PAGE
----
Tuesday, April 23, 2024

The Internet Is Sinking, And It's Taking Us Down With It

It gives me no joy, and only a bit of relief, to know that the individual who left two disagreeable comments in March of last year has crossed the river. 

Not to worry, though. You open the door to such rough handling when you leave the comfort of a simple, anonymous life and write a blog. I cannot say that they did not phase me at all, but the reality of it is that I am much harder on myself than any of my critics could manage. 

Those comments were reassuring in their way. They were a human touch to our constantly evolving Internet. At the very least it is quite unlikely that they were generated by an AI bot. And likely that they were not planted for the purpose of positioning any other blog above mine in the order of importance that AI is in the process of creating and refining. 

I'm sure that you have all noticed by now that the Internet is becoming less useful, less enjoyable, and more of a tool of oppression than we had been accustomed too during its Golden Years. Google search? Clogged with money grabs. YouTube? I never thought that I would see twenty minute advertisements. Facebook? Fishing scams, hacks, and contact with maybe six of your friends. This will only get worse as time goes on. Always the reduction in human input, and always the ever more voracious cash grabs. 

Strange things happen because websites of all types are entirely machine operated now. All you want to do is some simple thing, like sign up for a streaming service, or renew a magazine subscription, but the machine misinterprets something and says, "no way, Jose." This kind of thing has happened to me several times in the last year. In each case, there is no opportunity to contact the vendor. No chat button. Remember those? There were always pleasant, knowledgeable Indian twenty-somethings ready to help you. In my experience, they did a very good job. I don't have problems of first impression, no problems that are particularly challenging. Very run of the mill. The young person takes care of it almost immediately.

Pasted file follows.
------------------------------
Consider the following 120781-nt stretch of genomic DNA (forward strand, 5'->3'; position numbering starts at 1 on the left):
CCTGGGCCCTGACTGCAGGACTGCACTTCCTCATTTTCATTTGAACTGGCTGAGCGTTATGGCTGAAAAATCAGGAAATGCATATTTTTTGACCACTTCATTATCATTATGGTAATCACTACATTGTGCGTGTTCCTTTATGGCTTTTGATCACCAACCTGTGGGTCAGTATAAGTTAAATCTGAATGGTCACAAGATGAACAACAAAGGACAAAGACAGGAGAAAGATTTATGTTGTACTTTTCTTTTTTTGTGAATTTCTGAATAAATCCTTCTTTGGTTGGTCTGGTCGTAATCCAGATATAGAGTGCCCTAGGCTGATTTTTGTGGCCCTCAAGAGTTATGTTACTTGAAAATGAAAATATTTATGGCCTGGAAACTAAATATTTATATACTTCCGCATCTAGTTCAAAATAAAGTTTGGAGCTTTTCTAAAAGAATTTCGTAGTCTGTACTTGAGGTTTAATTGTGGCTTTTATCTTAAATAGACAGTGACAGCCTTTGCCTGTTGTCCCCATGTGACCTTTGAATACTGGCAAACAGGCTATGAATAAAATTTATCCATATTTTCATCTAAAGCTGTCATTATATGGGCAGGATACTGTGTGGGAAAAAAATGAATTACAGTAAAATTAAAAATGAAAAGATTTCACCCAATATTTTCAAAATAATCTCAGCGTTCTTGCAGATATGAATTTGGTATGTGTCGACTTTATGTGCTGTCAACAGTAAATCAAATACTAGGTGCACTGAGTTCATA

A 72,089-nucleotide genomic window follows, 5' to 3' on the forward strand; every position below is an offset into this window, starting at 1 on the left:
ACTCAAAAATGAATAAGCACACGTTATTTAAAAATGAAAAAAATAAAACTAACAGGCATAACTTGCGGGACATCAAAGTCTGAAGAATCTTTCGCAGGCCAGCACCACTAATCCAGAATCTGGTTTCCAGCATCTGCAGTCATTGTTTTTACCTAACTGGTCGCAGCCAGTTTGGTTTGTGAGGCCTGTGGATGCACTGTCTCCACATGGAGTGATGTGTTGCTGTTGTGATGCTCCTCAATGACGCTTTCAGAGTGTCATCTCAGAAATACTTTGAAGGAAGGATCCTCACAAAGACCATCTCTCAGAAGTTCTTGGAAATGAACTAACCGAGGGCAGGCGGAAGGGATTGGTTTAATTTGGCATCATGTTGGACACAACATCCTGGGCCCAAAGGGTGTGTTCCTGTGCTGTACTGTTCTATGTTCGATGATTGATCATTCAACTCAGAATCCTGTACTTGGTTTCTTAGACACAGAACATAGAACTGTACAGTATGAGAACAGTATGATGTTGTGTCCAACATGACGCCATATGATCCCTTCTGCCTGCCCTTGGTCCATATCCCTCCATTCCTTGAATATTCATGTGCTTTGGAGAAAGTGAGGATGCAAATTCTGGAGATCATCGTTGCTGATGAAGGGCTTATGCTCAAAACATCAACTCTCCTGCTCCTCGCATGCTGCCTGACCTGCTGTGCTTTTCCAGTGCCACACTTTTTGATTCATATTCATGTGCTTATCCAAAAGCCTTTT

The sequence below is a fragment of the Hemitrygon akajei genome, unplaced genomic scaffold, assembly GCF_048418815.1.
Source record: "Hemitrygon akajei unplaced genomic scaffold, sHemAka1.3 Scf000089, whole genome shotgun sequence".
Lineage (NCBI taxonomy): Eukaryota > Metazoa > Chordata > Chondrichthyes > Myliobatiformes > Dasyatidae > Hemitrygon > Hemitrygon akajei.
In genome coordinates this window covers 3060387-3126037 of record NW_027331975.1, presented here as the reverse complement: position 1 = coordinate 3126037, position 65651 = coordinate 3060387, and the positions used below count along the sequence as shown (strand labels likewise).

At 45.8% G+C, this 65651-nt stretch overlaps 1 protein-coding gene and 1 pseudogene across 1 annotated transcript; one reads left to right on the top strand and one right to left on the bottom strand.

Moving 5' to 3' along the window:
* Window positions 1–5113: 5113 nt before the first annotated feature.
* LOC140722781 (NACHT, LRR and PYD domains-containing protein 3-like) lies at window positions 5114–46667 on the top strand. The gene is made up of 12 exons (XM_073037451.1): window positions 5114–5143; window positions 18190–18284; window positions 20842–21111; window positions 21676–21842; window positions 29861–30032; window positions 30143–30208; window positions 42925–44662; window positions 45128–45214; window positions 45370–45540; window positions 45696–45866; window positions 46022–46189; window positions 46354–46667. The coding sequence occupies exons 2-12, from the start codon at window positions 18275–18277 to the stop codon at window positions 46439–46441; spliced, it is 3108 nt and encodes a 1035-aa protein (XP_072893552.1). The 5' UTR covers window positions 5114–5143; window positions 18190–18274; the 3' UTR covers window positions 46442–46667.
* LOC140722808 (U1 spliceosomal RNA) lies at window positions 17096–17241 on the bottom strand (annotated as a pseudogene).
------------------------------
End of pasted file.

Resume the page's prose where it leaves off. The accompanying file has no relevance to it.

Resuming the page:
No, now we just hit the stone wall of the machine. Frankly, I have a low impression of any company that would release such defective software to accomplish its business with consumers who simply want to sign up for something and pay with a long established credit card that works. And the wall is made of genuine stone. "We're sorry, but your IPO doesn't match the address on your credit card." End of story. No Deezer for you! The list goes on. One of the world's largest corporations, with whom I have been doing business for decades, refused to recognize that I was me, even though I signed in at the IPO that I used to buy software from them fairly recently and signed in with the user name and password that they gave me on that occasion. Their machine gave me a series of tests designed to prove that I was me. The questions included, "what were the subject lines on your last ten e-mails?" Again, no possible way to contact a human being, where the problem would be solved in two minutes. "Please send me a photo of you holding your passport next to your head." Even I could do that fairly quickly, and I'm not good with this stuff. 

Has everyone noticed that the new scam is that you can't buy software anymore? Now you only buy a "subscription." What you used to pay for the software now only covers you for a year, and you must pay with a credit card and allow automatic renewals. This is neoliberalism at its apex of piracy. Increase the number of contracts, and reduce the duration of contracts. Textbook stuff. And annoying. 

So far, every year since 1999, I have hated the Twenty-First Century more each new year than the last. Although, as I have said before, it does take the sting out of imminent death.  

Sunday, April 7, 2024

Sadistic Mika Band in UK TV show “Old gley whistle test “1975 サディスティック ...

This band brought me into the world of Japanese bands/ singers/ music. I've got several records by this group. Pizzicato 5, FPM, and Shibuya-Kei in general have been my jam since the late 1990s. I've lived in Asia for about twenty years now (almost exactly). Most of the local music is either syrupy sweet love/ pop or morbid traditional songs about longing. Canto-Pop, etc. Japan really is a world apart. Tricot, Elephant Gym, the new stuff is really amazing. They are the funky Asians. 

I have a guess about how this happened, but I fear it ain't woke enough to mention in todays boring cancel climate.